Right now, the user has to enter "yes" or the equivalent and then enter another number to be factored. However, the prompt doesn't suggest that "y" is a valid answer. Adding that to the prompt would help the user understand what the computer is expecting. Better still, would be t eliminate that question and to simply ask for the next number with a number '0' being the user's way to specify no more numbers. Of course the prompt should be changed to tell the user of this fact.

Your user interface is basically the same: it would drive anyone who used it regularly up the wall. This is a command-line program; throw away all the input prompting and give it a command-line argument interface instead:

usage: makepwd.py [-h] [-d] [-s] [-l | -u] length

Generates passwords of the specified length, optionally including digits
and/or symbols.

positional arguments:
length         a positive integer denoting the password length

optional arguments:
-h, --help     show this help message and exit
-d, --digits   include digits in the generated password
-s, --symbols  include symbols in the generated password
-l, --lower    use only lowercase letters
-u, --upper    use only uppercase letters


The argparse module can take care of this for you, but you need to familiarize yourself with its semantics to understand what is going on. Let's take a look at every part individually:

def parse_args():
parser = argparse.ArgumentParser(description=__doc__, argument_default='')
parser.set_defaults(letters=string.ascii_letters)


We've created an argument parser and provided it the docstring of our module to use a description. In your original code, lower-case characters were used as a default. This is a bad default, instead use both lower and upper case if nothing else is specified.

    parser.add_argument('length', type=int,
help='a positive integer denoting the password length')


The first argument we need is the length of the password. argparse will convert the value to an int and take care of the error handling for us.

    add_const_arg = arg_adding_function_for(parser)
help='include digits in the generated password')
add_const_arg('-s', '--symbols', const='#*£$+-.', help='include symbols in the generated password')  Our next two arguments determine the non-alphabetical characters to include in the password.  group = parser.add_mutually_exclusive_group() store_letters = arg_adding_function_for(group, dest='letters') store_letters('-l', '--lower', const=string.ascii_lowercase, help='use only lowercase letters') store_letters('-u', '--upper', const=string.ascii_uppercase, help='use only uppercase letters')  And the final arguments are for overriding the mixed-case default, so it's possible to generate a password containing only lower-case or only upper-case letters (in addition to the digits and symbols). These arguments are mutually exclusive: a password can not be upper-cased and lower-cased at the same time.  return parser.parse_args()  And that's it. Almost. You may have noticed I didn't explain the arg_adding_function_for function yet. I defined it as the following higher-order helper function to simplify the above code by using functools.partial to pre-set some of the options that are common for each argument. (For flexibility, the *args parameter is included, though not technically necessary - find out more about *args and **kwargs). def arg_adding_function_for(parser, *args, action='store_const', **kwargs): return functools.partial(parser.add_argument, action=action, *args, **kwargs)  The whole thing in once piece: """ Generates passwords of the specified length, optionally including digits and/or symbols. """ import argparse import functools import random import string def main(): args = parse_args() password = make_password(args.length, args.letters + args.digits + args.symbols) print(password) def make_password(length, alphabet): return ''.join(random.choice(alphabet) for _ in range(length)) def parse_args(): parser = argparse.ArgumentParser(description=__doc__, argument_default='') parser.set_defaults(letters=string.ascii_letters) parser.add_argument('length', type=int, help='a positive integer denoting the password length') add_const_arg = arg_adding_function_for(parser) add_const_arg('-d', '--digits', const=string.digits, help='include digits in the generated password') add_const_arg('-s', '--symbols', const='#*£$+-.',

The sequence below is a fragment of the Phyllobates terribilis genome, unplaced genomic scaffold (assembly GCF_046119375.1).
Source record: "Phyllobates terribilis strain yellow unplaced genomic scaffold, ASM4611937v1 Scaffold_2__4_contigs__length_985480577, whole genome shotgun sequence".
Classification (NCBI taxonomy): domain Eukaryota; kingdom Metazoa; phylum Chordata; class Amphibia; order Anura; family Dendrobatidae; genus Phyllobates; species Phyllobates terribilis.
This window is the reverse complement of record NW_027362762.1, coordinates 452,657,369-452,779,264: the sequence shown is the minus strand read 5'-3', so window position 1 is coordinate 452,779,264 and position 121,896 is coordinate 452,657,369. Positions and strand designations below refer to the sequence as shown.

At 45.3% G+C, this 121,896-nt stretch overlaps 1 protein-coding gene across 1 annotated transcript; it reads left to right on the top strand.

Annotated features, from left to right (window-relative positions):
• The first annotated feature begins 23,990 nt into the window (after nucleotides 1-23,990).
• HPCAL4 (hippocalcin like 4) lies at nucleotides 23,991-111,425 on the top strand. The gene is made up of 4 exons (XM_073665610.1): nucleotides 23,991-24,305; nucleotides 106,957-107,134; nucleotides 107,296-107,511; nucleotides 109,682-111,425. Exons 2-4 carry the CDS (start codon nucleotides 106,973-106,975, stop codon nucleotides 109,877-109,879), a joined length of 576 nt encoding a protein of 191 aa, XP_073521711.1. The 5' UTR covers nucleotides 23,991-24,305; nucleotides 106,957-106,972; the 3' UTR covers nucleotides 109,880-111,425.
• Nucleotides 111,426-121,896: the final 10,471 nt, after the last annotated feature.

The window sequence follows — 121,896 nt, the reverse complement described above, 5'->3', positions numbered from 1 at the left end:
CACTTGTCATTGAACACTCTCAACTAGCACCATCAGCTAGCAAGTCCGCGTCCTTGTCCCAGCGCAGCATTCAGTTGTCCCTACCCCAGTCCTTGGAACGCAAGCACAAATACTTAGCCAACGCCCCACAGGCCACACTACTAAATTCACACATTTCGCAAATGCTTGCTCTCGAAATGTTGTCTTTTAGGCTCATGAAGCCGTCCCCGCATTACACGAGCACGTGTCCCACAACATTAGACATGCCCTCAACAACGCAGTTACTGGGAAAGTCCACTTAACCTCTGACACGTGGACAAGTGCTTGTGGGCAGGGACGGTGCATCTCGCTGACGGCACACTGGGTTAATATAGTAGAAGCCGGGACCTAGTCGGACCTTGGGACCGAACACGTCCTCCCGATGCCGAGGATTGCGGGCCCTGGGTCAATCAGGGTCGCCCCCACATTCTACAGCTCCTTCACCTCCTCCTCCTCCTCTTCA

help='include symbols in the generated password')

store_letters('-l', '--lower', const=string.ascii_lowercase,
help='use only lowercase letters')
store_letters('-u', '--upper', const=string.ascii_uppercase,
help='use only uppercase letters')
return parser.parse_args()

if __name__ == '__main__':
main()


You are trying to generate a complex password right? Why can't you just use string.py modules built in constants? Something like below. You can take in length or any other parameter as input from user.

import random, string

def gen_passwrd(length):
count = 0